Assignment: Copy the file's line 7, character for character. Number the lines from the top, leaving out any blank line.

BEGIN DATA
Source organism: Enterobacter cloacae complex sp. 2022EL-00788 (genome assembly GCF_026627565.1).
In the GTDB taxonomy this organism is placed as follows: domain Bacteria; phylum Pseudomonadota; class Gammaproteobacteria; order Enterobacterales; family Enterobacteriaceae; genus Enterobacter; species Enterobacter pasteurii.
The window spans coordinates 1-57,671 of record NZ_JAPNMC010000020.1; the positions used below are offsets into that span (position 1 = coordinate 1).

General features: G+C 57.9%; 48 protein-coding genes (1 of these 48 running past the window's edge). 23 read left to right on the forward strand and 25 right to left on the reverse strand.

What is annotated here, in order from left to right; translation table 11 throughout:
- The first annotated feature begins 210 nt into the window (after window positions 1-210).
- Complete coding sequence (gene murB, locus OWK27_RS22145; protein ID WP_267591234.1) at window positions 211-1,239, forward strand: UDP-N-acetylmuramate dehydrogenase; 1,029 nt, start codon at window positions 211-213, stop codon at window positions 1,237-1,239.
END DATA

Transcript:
- Complete coding sequence (gene murB, locus OWK27_RS22145; protein ID WP_267591234.1) at window positions 211-1,239, forward strand: UDP-N-acetylmuramate dehydrogenase; 1,029 nt, start codon at window positions 211-213, stop codon at window positions 1,237-1,239.